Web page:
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33ft 'frozen dragon' pterosaur found in Canada

Posted on Monday, 16 September, 2019 | Comment icon 17 comments

Cryodrakon was absolutely enormous. Image Credit: CC BY-SA 4.0 PaleoEquii
Palaeontologists have identified one of the largest flying creatures ever to live on planet Earth.
This gargantuan creature, which soared through the Cretaceous skies over 76 million years ago, has been named Cryodrakon boreas, which means 'frozen dragon of the north.'

Originally discovered in Dinosaur Provincial Park in southern Alberta 30 years ago, the partial skeleton had been mistaken for another genus of pterosaur until very recently when a new analysis enabled experts to finally recognize it as a new species.

Thought to stand 9ft tall and with a weight of 250kg, this enormous flying reptile would have likely feasted on just about anything, including small dinosaurs.
Its 33ft wingspan - which would have made it similar in size to a small plane - is almost three times that of the wandering albatross which has the largest known wingspan of any living bird.

"These are among the most popular and charismatic of all fossil animals," said Michael Habib from the Natural History Museum of Los Angeles. "They have been inspiration for countless movie monsters, they were critical parts of global ecosystems worldwide during the age of dinosaurs, so they are key to understanding the ecology and extinctions of that time."

"Just like flying animals today, [they] could carry important clues about how animals at the time responded to major changes in climate."

Source: Independent | Comments (17)

Tags: Pterosaur

Recent comments on this story
Comment icon #8 Posted by It's Just An Opinion on 17 September, 2019, 1:09
Two small jet engines would totally take me off, and after seeing that tiny UFO replica I know two small jet engines are in fact something that can already be made. So yeh, I fall within the weight class required for the calculations, and all the technology required to make it happen already exists.
Comment icon #9 Posted by kobolds on 17 September, 2019, 8:44
Frozen dragon NOT EQUAL frozen bones
Comment icon #10 Posted by zygote_myles on 17 September, 2019, 8:48
Wow, that's one amazing animal. One amazing reptile. 
Comment icon #11 Posted by jowasmus on 17 September, 2019, 13:40
I always get confused when I see new species of dinosaurs & the images that go with them. I've lived long enough that they had scales, then feathers, & who knows what colors? Some artists need to be tapped to make more than a single representation of the species. I need some variations. LOL This was a cool article, though.
Comment icon #12 Posted by It's Just An Opinion on 17 September, 2019, 22:30
It might also have to do with the atmosphere and the amount of co2 ppm to air. This pterodactyl was alive long before the Argentavis magnificens and there were alot of changes happening to the atmosphere, there still are. I was like 6 so i don't might not remember correctly but when watching the history channel or animal planet whatever it was i remember seeing this prehistoric tarantula that was larger than a persons chest. and if my memory serves me right they said tarantulas cant get that big anymore because their chest cavity somehow doesn't compensate for the difference in the atmosphere ... [More]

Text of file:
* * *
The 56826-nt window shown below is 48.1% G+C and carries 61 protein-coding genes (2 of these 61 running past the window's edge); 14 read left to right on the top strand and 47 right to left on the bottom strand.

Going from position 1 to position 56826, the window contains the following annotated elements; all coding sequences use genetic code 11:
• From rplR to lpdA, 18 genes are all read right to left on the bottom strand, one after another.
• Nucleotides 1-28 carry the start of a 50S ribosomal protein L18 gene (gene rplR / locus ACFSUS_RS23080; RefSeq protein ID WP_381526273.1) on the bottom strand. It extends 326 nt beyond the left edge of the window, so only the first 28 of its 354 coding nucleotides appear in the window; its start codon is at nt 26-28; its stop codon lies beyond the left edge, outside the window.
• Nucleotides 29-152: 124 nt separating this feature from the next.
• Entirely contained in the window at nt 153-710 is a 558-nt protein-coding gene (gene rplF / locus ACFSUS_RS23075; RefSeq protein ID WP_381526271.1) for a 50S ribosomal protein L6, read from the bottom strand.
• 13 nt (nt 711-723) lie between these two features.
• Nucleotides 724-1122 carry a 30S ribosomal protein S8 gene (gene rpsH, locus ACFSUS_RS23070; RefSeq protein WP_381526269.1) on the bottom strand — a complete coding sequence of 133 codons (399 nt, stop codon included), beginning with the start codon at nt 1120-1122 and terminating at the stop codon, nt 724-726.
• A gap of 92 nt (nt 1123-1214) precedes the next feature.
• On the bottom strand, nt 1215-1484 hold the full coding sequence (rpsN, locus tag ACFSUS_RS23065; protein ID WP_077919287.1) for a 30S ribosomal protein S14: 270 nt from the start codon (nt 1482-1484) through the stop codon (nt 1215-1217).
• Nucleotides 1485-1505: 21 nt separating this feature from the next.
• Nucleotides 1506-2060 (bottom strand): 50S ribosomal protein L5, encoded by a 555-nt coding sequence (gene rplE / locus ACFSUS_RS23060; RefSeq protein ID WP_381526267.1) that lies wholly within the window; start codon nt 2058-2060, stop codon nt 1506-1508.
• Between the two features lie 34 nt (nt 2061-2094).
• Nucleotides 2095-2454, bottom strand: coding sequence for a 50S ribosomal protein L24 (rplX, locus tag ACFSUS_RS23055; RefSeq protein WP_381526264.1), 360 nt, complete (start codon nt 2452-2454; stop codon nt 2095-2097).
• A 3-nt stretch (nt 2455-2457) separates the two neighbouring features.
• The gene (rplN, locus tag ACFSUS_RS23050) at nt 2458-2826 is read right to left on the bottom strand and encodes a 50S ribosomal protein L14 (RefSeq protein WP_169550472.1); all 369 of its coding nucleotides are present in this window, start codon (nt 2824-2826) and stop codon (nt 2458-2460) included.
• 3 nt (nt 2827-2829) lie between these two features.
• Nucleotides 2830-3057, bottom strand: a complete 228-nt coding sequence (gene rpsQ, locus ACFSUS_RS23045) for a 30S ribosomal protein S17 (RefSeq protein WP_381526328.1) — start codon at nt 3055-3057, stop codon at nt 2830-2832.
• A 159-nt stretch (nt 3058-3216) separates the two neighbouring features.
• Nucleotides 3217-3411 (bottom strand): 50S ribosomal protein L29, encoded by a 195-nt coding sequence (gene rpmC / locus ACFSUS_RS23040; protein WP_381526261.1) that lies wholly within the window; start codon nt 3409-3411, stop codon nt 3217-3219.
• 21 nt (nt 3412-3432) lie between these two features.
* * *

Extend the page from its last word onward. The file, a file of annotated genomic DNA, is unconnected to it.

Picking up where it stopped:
Comment icon #13 Posted by Carnoferox on 18 September, 2019, 14:18
Azhdarchid pterosaurs like Cryodrakon are considered terrestrial stalkers analogous to modern hornbills and marabou storks, not filter-feeders or piscivores.
Comment icon #14 Posted by Carnoferox on 18 September, 2019, 14:23
Pterosaurs being able to fly had nothing to do with different atmospheric conditions, but rather their skeletal adaptations. Their bones were pneumatized, filled with air sacs, which not only reduced weight but also assisted in respiration.
Comment icon #15 Posted by It's Just An Opinion on 18 September, 2019, 14:39
That's really cool.  Believe it or not I have 8 to 12mm wide veins bulging the surface of my skin all over my body. Not Just a few, all over like vines less than 2 inches apart wrapping around all over the place. That's probably why I can float parallel to the surface of the water in a pool filled with nothing but regular chlorinated water, (without moving at all) The same way I've seen those people in extremely salty lakes do. O and I mean float paralleled not partially sinking, my feet are leveled with my head as if i were laying on a bed. 
Comment icon #16 Posted by Ell on 18 September, 2019, 23:54
Marine turtles can walk on land, but that doesn't mean that they are land animals. Maybe the pterosaur species that was the ancestor of the birds could fly, but I doubt that any of the other pterosaur species could. If they could, they would all have evolved into bird-like animals. If they could fly in air, they would not have been vulnerable to mass extinctions. Whereas marine life, if I recall correctly, is extremely vulnerable to mass extinctions.   I suspect that most pterosaur species flew exclusively in water: i.e. they swam.      
Comment icon #17 Posted by Carnoferox on 19 September, 2019, 2:48
Wow there are a lot of misconceptions here. 1. Marine turtles can shuffle up onto the beach, but they can’t walk on land because their limbs are modified into flippers. They spend the majority of their lives in the ocean, only coming ashore to lay eggs. Not at all a good analogue for pterosaurs. 2. Pterosaurs were not the ancestors of birds. 3. All pterosaurs yet discovered were capable of flight, which has been proven by multiple biomechanical analyses. As I stated earlier, their pneumatized bones allowed them to remain lightweight enough even with massive wingspans. 4. Flying animals are jus... [More]

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